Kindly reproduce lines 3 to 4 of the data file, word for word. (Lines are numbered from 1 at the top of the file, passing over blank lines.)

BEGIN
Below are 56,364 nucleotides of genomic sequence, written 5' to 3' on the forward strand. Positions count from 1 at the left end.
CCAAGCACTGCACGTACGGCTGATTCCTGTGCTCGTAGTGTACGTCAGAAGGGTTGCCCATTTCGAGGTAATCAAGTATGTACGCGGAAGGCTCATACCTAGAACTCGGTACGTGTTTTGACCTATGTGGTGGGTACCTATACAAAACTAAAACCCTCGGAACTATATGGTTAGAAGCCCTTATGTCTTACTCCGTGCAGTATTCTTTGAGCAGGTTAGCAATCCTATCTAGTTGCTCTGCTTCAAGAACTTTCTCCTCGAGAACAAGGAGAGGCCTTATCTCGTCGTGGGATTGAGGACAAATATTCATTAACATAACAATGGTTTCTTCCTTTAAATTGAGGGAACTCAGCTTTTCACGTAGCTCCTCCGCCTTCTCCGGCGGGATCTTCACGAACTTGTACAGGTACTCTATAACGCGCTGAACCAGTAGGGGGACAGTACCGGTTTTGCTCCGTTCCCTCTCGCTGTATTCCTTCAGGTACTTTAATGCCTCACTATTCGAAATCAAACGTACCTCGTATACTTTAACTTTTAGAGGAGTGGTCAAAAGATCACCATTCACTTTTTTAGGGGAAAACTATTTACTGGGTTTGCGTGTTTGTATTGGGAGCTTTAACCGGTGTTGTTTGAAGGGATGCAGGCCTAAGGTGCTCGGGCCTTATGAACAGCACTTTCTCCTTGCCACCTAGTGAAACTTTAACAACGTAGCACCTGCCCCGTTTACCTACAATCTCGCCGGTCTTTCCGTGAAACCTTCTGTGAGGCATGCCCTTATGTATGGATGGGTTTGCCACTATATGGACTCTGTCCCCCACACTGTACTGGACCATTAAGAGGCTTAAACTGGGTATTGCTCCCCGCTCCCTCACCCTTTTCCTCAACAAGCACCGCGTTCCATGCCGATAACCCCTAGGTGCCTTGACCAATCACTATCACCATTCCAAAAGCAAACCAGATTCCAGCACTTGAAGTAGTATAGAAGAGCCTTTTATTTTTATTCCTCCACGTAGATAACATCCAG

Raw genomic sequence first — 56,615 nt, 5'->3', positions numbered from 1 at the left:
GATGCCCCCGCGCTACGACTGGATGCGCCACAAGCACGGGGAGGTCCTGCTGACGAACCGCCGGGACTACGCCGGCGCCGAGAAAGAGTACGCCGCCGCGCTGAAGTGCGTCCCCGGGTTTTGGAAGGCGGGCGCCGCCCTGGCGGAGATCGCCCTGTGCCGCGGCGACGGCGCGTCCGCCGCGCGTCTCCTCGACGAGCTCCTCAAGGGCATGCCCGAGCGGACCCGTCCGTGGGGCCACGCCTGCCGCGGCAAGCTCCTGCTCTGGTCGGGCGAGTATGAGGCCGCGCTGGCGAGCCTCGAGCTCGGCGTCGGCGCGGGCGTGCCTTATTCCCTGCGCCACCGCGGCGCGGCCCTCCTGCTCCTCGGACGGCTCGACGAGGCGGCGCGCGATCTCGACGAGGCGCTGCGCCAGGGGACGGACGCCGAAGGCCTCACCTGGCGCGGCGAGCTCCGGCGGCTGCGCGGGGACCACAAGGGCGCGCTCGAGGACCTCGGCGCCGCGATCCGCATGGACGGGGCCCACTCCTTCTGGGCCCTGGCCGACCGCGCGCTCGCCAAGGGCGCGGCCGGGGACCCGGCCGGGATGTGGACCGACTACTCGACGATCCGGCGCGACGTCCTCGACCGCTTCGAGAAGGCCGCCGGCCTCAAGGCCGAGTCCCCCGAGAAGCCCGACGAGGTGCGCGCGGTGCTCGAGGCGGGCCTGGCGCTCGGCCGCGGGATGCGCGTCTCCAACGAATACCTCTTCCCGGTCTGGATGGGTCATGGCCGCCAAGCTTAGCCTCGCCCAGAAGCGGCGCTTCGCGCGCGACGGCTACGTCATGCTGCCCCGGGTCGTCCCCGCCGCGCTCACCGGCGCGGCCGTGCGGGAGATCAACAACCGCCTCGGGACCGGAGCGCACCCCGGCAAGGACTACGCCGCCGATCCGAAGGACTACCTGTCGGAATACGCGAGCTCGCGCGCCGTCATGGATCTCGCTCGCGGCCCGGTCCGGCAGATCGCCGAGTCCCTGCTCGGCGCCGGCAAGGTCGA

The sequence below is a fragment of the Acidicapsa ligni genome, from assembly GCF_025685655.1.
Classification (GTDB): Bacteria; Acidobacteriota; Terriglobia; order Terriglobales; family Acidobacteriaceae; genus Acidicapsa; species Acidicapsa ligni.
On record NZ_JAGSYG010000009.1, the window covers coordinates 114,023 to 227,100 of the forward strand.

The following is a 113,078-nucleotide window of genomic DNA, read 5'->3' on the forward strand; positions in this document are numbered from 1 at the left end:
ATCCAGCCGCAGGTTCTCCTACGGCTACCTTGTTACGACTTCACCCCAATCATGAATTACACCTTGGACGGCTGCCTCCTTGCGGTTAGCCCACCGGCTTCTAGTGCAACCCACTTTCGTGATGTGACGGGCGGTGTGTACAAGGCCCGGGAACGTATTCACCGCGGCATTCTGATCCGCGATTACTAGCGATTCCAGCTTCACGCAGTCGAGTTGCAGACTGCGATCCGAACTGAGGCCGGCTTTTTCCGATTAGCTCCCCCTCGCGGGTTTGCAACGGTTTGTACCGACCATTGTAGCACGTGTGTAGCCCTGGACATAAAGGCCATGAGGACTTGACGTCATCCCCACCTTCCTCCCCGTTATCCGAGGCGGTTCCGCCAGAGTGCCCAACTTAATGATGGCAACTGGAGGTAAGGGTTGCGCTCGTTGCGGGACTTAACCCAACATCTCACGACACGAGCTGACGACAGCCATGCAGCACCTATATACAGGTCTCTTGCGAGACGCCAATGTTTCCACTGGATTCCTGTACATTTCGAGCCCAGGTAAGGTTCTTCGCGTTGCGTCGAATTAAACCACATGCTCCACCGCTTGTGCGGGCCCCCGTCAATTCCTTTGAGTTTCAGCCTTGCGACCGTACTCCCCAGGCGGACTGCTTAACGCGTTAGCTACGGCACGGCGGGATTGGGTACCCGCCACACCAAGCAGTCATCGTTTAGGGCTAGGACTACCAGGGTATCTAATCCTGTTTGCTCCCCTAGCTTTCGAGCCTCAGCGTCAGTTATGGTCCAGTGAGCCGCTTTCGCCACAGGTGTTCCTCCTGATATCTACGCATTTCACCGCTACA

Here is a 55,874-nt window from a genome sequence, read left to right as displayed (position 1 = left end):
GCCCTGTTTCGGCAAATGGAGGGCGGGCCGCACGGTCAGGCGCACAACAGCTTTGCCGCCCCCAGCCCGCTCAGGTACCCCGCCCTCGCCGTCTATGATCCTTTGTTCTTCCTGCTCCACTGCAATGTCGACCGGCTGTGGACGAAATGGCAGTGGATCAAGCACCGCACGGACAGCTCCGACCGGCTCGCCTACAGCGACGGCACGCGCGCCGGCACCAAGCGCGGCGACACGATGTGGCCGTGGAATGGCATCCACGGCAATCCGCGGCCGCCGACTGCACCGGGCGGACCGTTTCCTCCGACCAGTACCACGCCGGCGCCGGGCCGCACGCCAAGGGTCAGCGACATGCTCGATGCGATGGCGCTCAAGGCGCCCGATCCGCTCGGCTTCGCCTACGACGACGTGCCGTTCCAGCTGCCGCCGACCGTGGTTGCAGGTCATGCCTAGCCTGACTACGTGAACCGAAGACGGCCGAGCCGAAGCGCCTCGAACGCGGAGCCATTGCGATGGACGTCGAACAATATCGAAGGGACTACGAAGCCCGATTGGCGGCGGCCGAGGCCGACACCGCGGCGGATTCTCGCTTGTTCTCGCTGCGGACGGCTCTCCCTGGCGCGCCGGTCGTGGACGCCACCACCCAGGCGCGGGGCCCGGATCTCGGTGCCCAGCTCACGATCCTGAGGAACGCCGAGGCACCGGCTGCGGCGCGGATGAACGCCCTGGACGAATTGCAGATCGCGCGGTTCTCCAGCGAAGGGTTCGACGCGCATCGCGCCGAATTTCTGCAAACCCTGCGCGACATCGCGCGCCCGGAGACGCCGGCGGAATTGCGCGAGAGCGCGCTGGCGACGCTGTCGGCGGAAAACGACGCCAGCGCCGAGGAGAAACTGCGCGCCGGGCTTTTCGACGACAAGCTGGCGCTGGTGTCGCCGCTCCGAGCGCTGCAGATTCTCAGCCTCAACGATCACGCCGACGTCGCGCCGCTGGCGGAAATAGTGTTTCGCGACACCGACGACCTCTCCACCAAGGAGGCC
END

Raw genomic sequence first — 56,615 nt, 5'->3', positions numbered from 1 at the left:
GATGCCCCCGCGCTACGACTGGATGCGCCACAAGCACGGGGAGGTCCTGCTGACGAACCGCCGGGACTACGCCGGCGCCGAGAAAGAGTACGCCGCCGCGCTGAAGTGCGTCCCCGGGTTTTGGAAGGCGGGCGCCGCCCTGGCGGAGATCGCCCTGTGCCGCGGCGACGGCGCGTCCGCCGCGCGTCTCCTCGACGAGCTCCTCAAGGGCATGCCCGAGCGGACCCGTCCGTGGGGCCACGCCTGCCGCGGCAAGCTCCTGCTCTGGTCGGGCGAGTATGAGGCCGCGCTGGCGAGCCTCGAGCTCGGCGTCGGCGCGGGCGTGCCTTATTCCCTGCGCCACCGCGGCGCGGCCCTCCTGCTCCTCGGACGGCTCGACGAGGCGGCGCGCGATCTCGACGAGGCGCTGCGCCAGGGGACGGACGCCGAAGGCCTCACCTGGCGCGGCGAGCTCCGGCGGCTGCGCGGGGACCACAAGGGCGCGCTCGAGGACCTCGGCGCCGCGATCCGCATGGACGGGGCCCACTCCTTCTGGGCCCTGGCCGACCGCGCGCTCGCCAAGGGCGCGGCCGGGGACCCGGCCGGGATGTGGACCGACTACTCGACGATCCGGCGCGACGTCCTCGACCGCTTCGAGAAGGCCGCCGGCCTCAAGGCCGAGTCCCCCGAGAAGCCCGACGAGGTGCGCGCGGTGCTCGAGGCGGGCCTGGCGCTCGGCCGCGGGATGCGCGTCTCCAACGAATACCTCTTCCCGGTCTGGATGGGTCATGGCCGCCAAGCTTAGCCTCGCCCAGAAGCGGCGCTTCGCGCGCGACGGCTACGTCATGCTGCCCCGGGTCGTCCCCGCCGCGCTCACCGGCGCGGCCGTGCGGGAGATCAACAACCGCCTCGGGACCGGAGCGCACCCCGGCAAGGACTACGCCGCCGATCCGAAGGACTACCTGTCGGAATACGCGAGCTCGCGCGCCGTCATGGATCTCGCTCGCGGCCCGGTCCGGCAGATCGCCGAGTCCCTGCTCGGCGCCGGCAAGGTCGA